Risotto is deliciously versatile
At our house we make risotto every couple of weeks. We've made it with carrots, asparagus, artichoke hearts, wild mushrooms, peas and prosciutto, and sausage. We've probably never made it the same way twice! Sometimes we might add some wine for extra flavor, or cream or cheese - and sometimes not. It just depends on what we feel like that night. It can be a great last minute meal, using up bits in the fridge. Paired with a fresh green salad, it also becomes an elegant meal for guests.
Essential techniques for risotto
The main technique you need to learn for risotto is patience - patience for a ladleful of stock to mostly absorb before you stir in more stock. And contrary to popular belief, you do not have to stir constantly - just regularly. After pouring in some stock, give the rice a couple of good stirs and you can walk away for a minute or two - but only a minute or two.
Additions and variations to basic risotto
Basic risotto is nice but can get mundane time and time again. To make risotto an always exciting dish, try one of the following variations:
- Puree four carrots in 3/4 cup of white wine and add that in before the rice. Similarly add steamed and pureed squash, cauliflower or celery root.
- Add 1/4 to 1/2 cup of wine before adding the rice for a flavor boost.
- Steam asparagus or artichoke hearts and add before the rice along with some of the flavorful steaming liquid with the first ladlefuls of stock. Likewise, soak dried mushrooms and add the soaking liquid.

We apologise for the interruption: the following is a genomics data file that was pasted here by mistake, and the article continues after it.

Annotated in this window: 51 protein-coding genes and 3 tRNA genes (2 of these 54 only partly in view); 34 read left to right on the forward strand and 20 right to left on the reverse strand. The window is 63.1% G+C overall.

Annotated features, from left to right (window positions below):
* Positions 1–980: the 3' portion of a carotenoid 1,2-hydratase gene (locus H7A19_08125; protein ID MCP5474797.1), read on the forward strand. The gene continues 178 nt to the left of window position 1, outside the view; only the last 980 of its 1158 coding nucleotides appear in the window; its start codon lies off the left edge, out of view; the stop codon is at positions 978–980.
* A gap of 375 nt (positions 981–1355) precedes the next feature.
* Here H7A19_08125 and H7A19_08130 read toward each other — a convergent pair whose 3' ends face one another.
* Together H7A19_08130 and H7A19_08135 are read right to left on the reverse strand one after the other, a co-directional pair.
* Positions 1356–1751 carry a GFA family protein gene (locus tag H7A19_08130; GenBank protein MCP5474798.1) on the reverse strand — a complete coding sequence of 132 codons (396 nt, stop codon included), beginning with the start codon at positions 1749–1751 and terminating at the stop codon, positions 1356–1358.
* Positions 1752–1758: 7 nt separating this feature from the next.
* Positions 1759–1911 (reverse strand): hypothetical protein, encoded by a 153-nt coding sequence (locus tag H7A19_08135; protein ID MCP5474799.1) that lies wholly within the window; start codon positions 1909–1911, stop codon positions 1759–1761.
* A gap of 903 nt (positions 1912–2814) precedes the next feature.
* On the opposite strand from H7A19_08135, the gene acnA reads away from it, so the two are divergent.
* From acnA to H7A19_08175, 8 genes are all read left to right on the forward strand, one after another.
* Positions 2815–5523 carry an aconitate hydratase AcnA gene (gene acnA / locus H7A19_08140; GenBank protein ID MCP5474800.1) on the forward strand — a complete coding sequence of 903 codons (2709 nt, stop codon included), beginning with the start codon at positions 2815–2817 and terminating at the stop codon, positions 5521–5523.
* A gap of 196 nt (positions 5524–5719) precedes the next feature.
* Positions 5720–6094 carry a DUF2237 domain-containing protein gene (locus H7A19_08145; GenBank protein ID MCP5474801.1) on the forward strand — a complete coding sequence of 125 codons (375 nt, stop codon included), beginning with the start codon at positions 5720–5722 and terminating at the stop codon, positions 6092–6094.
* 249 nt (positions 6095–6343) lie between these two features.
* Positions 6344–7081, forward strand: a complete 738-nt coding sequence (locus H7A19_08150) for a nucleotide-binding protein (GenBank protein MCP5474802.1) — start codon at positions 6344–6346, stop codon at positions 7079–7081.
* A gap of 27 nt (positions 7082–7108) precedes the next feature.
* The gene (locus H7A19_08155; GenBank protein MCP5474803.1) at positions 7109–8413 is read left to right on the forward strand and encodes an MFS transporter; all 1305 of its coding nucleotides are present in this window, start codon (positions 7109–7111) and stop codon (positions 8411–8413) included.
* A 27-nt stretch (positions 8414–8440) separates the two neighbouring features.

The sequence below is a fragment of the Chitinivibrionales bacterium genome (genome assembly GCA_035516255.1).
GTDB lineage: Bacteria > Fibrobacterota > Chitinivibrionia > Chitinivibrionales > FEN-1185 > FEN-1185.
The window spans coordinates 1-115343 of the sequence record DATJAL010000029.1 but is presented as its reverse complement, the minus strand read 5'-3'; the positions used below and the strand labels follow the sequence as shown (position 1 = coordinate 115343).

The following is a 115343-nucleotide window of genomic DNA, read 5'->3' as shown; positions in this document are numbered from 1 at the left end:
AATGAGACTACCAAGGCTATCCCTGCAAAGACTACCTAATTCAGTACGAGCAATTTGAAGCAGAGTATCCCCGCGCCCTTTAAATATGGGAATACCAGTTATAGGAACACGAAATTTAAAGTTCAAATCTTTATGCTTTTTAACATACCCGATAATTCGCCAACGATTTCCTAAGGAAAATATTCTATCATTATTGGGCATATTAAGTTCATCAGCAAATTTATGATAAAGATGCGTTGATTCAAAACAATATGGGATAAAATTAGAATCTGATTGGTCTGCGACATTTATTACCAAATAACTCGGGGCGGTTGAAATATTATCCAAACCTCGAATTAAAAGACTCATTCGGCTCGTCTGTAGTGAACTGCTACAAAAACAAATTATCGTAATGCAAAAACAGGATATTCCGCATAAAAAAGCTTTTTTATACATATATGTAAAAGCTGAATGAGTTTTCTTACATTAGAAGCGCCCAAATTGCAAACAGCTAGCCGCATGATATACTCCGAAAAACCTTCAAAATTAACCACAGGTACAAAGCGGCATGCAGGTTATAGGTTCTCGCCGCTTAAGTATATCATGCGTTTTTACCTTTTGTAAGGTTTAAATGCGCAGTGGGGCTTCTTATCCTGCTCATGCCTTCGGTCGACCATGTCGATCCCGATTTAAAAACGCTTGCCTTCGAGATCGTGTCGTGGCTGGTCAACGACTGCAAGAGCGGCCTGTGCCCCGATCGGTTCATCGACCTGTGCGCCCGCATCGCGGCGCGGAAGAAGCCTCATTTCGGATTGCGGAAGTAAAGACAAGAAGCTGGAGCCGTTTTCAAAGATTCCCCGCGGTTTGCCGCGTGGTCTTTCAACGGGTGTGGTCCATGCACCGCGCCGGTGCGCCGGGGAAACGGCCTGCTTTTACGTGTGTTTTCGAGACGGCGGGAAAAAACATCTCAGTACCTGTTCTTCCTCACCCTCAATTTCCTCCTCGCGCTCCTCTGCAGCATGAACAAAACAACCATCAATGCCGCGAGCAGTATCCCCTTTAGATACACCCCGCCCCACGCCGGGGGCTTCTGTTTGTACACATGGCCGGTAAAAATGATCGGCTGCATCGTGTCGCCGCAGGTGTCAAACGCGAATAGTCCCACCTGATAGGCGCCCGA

- Saute fresh sausage with the onion before adding the rice, and add 1/2 cup red wine with the first ladleful of stock.
- When the risotto is almost done, stir in a handful of a complementary shredded cheese.
- Finish off the risotto with a couple of tablespoons of cream.
If you have never made risotto before, this is an easy recipe to master.
6-1/2 cups stock (beef, chicken, or vegetable)
1 small onion, finely chopped
3 tablespoons butter
2 cups arborio rice
1. In a saucepan over low heat, bring the stock to a simmer. In a larger heavy saucepan over medium heat, melt the butter. Add the chopped onion and lightly saute about 3 to 5 minutes.
2. Add in the rice and stir to coat the grains. Add in 2 ladlefuls of stock and stir several times. Over the course of a minute or two, the liquid will start to be absorbed. You can turn the heat down if the rice begins to stick.
3. Add in another ladleful of stock and stir. Repeat this step, adding stock and stirring, until the rice becomes very tender and creamy. It will take 15 to 20 minutes and you will use up most or all of the stock. Serve hot garnished with shredded cheese or fresh herbs.
Two more mouthwatering risotto recipes
Winter Squash Risotto